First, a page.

Tennis

Querrey wins; now top-ranked in US

Share This Story

Richard Evans

Richard Evans has covered tennis since the 1960s, reporting on more than 150 Grand Slams. He is author of 15 books, including the official history of the Davis Cup and the unofficial history of the modern game in "Open Tennis." Follow him on Twitter.

MORE>>
 
   
 

INDIAN WELLS, CALIF.

Sam Querrey, who took over as the No. 1 ranked American when he beat Australia’s Marinko Matosevic 7-6 (5), 6-7 (7), 7-5 here Tuesday in the third round of BNP Paribas Open, would have taken up the game earlier if he had not found it so daunting.

Juan Martin del Potro

DESERT HEAT

The world's best players took on the California desert at the 2013 BNP Paribas Open at Indian Wells. Check out the best shots.

“I did play tennis when I was 8, but I had more interest in baseball and soccer and things like that,” said the 6-foot-6 giant, who was born in San Francisco.

“I think they’re just easier to play when you are younger. Tennis now has those soft trainer balls and a smaller net, so if I had had those, maybe I would have been more into tennis, because I would have been a little better.”

Luckily for the American game, Querrey did start to play tennis more seriously, and has now overtaken John Isner, who lost in the first round here and slipped out of the top 20.

Querrey will move up sufficiently in the ATP rankings to ensure that the U.S. does have at least one player in the world’s top 20.

“It means a lot,” Querrey said when asked about his new, elevated status.

“It’s a great feeling. I feel I’ve worked hard for it. Everyone seems like they’ve had their shot — Andy (Roddick), Mardy (Fish), James (Blake) and John (Isner), so I feel like it’s my turn now. But some of those guys are right on my heels, so hopefully we can all keep pushing each other and all keep moving up the rankings.”

Querrey said it wouldn’t make too much difference as to how he is perceived.

“I think if you are in the world’s top 10, I think you’re seen a little differently,'' he said. "This is a world wide sport.”

Querrey had to fight hard against the powerful Matosevic, who pummels the ball from both flanks.

“Yeah, it was tough,” Querrey said. “Last couple of weeks, those are the matches that I lost, so it feels great to get through.”

Tough would be one way of describing his next assignment, which will see him line up against the man who is the world No. 1 — Novak Djokovic. Yet in a way, this might be the right time for Querrey to play the Serb.

For one thing, he defeated Djokovic the last time they met, at the Paris Indoors in October, which was the last time Novak lost a match. And, of course, there will be the crowd factor.

But most important, Djokovic, by his standards, is not firing on all cylinders.

The little Italian Fabio Fognini took a set off him the in the previous round, and Tuesday, the young Bulgarian Grigor Dimitrov should have won the first set against a strangely passive Djokovic. But, alarmingly for his sake, Dimitrov managed to produce no less than four double faults when he served for the set.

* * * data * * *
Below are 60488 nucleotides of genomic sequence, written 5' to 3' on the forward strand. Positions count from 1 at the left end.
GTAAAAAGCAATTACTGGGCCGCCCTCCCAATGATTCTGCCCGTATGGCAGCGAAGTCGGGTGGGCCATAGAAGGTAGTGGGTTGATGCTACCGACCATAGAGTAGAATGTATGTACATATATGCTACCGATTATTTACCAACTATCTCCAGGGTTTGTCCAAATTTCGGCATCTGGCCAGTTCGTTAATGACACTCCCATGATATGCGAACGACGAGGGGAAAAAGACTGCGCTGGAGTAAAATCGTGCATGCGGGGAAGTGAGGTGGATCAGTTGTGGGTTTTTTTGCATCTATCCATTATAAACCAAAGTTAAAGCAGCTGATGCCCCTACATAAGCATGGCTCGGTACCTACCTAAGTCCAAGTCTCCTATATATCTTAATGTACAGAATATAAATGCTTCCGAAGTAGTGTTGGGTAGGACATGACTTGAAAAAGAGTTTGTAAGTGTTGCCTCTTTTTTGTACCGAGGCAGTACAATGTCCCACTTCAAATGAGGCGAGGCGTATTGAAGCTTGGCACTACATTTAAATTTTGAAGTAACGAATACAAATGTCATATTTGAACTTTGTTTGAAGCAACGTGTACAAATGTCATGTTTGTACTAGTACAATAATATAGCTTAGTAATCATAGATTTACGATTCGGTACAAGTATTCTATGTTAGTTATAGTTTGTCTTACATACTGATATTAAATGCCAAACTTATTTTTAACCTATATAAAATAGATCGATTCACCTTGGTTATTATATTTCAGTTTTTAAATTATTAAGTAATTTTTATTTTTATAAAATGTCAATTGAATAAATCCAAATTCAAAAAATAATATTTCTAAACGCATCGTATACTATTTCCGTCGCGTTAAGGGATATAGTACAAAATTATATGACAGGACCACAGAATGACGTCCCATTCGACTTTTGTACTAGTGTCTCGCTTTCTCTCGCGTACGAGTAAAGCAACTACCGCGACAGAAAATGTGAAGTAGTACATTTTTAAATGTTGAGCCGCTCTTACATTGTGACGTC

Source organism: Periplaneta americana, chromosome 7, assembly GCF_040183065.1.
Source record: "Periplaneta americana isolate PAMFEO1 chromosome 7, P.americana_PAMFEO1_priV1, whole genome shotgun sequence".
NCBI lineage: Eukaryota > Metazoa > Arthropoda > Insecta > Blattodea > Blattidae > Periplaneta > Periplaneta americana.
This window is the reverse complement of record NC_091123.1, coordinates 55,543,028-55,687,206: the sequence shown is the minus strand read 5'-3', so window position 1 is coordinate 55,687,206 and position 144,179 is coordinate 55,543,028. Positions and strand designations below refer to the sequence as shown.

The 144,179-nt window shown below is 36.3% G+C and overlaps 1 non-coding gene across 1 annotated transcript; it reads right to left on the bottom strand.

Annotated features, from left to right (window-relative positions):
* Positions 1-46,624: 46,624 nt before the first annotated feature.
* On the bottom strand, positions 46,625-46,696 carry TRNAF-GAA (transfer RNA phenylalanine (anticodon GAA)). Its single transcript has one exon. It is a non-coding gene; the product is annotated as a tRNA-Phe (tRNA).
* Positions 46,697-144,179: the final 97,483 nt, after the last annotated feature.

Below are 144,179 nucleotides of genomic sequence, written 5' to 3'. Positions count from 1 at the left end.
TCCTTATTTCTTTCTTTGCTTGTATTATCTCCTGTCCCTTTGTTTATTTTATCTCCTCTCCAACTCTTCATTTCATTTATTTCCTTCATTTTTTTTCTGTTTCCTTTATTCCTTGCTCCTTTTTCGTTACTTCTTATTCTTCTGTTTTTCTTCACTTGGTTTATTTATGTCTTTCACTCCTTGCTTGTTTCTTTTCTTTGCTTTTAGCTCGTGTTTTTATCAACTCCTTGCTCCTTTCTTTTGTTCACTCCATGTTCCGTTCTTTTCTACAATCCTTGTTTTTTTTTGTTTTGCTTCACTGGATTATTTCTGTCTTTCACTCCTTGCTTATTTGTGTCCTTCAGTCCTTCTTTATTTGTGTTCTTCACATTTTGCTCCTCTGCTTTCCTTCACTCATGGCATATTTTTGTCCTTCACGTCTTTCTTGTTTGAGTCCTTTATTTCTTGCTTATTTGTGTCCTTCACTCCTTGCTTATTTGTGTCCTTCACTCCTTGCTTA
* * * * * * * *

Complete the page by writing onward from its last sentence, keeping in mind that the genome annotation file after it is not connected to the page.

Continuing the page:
“That’s very unusual in men’s tennis nowadays,” said Djokovic, who won 7-6 (4), 6-1.

Andy Murray and Kim Sears

BETTER TOGETHER

Want to know who supports the best players in the game? Check out these tennis wives and girlfriends.

“I really played poorly in the first set in my opinion. From my standard, I haven’t brought the game to the level I want. I just tried to stay positive and calm and hang in there.”

It was a frustrating day for Mardy Fish, too, although more so because he blew a 4-0 second set lead against the No. 8 seed Jo-Wilfried Tsonga and went down 7-6, 7-6, losing the second breaker without winning a point.

“I can’t remember losing a set from 4-0,” said an obviously disappointed Fish. “But for a first tournament back after such a long absence, I have to look at the positives. I won a match and I’m feeling fine.”

Later, on a warm evening, Andy Murray, the reigning U.S. Open champion who has never won the title at Indian Wells, had to work harder than the score suggests to beat Yen-Hsun Lu from Taipei 6-3, 6-2.

Lu, who had beaten Murray at the Beijing Olympics in 2008, engaged the Scot in long baseline rallies but could never force a breakthrough.

More Stories From Richard Evans

Member Comments

Please note by clicking on "Post comment" you acknowledge that you have read the Terms of Use and the comment you are posting is in compliance with such terms. Be Polite. Inappropriate posts may be removed by the moderator.

powered by



Tennis Videos

Djokovic tops Federer in five-set Wimbledon final Posted: Jul 06, 2014
Novak Djokovic captures his second Wimbledon title while denying Roger Federer a...

Dramatic Moments of the Week: 6/2-6/8 Posted: Jun 09, 2014
We count down the most dramatic moments from the week in sports, including the K...

Williams sisters bounced at Roland Garros Posted: May 28, 2014
Andy Roddick on Venus and Serena losing on the same day at the French Open.

More Than Sports on MSN

Fox Sports Store